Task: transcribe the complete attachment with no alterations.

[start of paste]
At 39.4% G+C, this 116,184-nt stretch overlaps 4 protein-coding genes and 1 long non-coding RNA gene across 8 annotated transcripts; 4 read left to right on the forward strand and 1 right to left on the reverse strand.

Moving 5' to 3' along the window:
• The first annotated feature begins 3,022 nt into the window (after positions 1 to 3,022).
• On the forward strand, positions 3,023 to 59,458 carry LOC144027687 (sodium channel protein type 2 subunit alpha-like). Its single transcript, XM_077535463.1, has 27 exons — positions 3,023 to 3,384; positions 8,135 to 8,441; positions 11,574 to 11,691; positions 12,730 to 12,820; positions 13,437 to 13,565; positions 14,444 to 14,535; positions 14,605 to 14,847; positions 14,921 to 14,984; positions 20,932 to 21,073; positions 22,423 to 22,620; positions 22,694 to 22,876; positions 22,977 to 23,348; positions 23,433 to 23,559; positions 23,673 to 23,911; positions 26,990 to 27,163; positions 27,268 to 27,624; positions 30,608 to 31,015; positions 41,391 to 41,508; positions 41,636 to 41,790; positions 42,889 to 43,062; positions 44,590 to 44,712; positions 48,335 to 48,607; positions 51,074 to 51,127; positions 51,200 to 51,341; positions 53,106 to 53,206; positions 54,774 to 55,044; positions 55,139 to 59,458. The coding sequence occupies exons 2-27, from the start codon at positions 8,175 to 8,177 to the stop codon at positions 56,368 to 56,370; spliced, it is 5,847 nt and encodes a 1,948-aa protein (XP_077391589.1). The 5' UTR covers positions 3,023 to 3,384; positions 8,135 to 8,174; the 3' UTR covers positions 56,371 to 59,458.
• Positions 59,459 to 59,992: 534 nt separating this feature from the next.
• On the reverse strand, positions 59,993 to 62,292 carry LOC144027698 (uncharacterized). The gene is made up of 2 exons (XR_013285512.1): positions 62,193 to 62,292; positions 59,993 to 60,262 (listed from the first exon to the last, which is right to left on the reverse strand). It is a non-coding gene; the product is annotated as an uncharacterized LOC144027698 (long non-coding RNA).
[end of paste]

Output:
At 39.4% G+C, this 116,184-nt stretch overlaps 4 protein-coding genes and 1 long non-coding RNA gene across 8 annotated transcripts; 4 read left to right on the forward strand and 1 right to left on the reverse strand.

Moving 5' to 3' along the window:
• The first annotated feature begins 3,022 nt into the window (after positions 1 to 3,022).
• On the forward strand, positions 3,023 to 59,458 carry LOC144027687 (sodium channel protein type 2 subunit alpha-like). Its single transcript, XM_077535463.1, has 27 exons — positions 3,023 to 3,384; positions 8,135 to 8,441; positions 11,574 to 11,691; positions 12,730 to 12,820; positions 13,437 to 13,565; positions 14,444 to 14,535; positions 14,605 to 14,847; positions 14,921 to 14,984; positions 20,932 to 21,073; positions 22,423 to 22,620; positions 22,694 to 22,876; positions 22,977 to 23,348; positions 23,433 to 23,559; positions 23,673 to 23,911; positions 26,990 to 27,163; positions 27,268 to 27,624; positions 30,608 to 31,015; positions 41,391 to 41,508; positions 41,636 to 41,790; positions 42,889 to 43,062; positions 44,590 to 44,712; positions 48,335 to 48,607; positions 51,074 to 51,127; positions 51,200 to 51,341; positions 53,106 to 53,206; positions 54,774 to 55,044; positions 55,139 to 59,458. The coding sequence occupies exons 2-27, from the start codon at positions 8,175 to 8,177 to the stop codon at positions 56,368 to 56,370; spliced, it is 5,847 nt and encodes a 1,948-aa protein (XP_077391589.1). The 5' UTR covers positions 3,023 to 3,384; positions 8,135 to 8,174; the 3' UTR covers positions 56,371 to 59,458.
• Positions 59,459 to 59,992: 534 nt separating this feature from the next.
• On the reverse strand, positions 59,993 to 62,292 carry LOC144027698 (uncharacterized). The gene is made up of 2 exons (XR_013285512.1): positions 62,193 to 62,292; positions 59,993 to 60,262 (listed from the first exon to the last, which is right to left on the reverse strand). It is a non-coding gene; the product is annotated as an uncharacterized LOC144027698 (long non-coding RNA).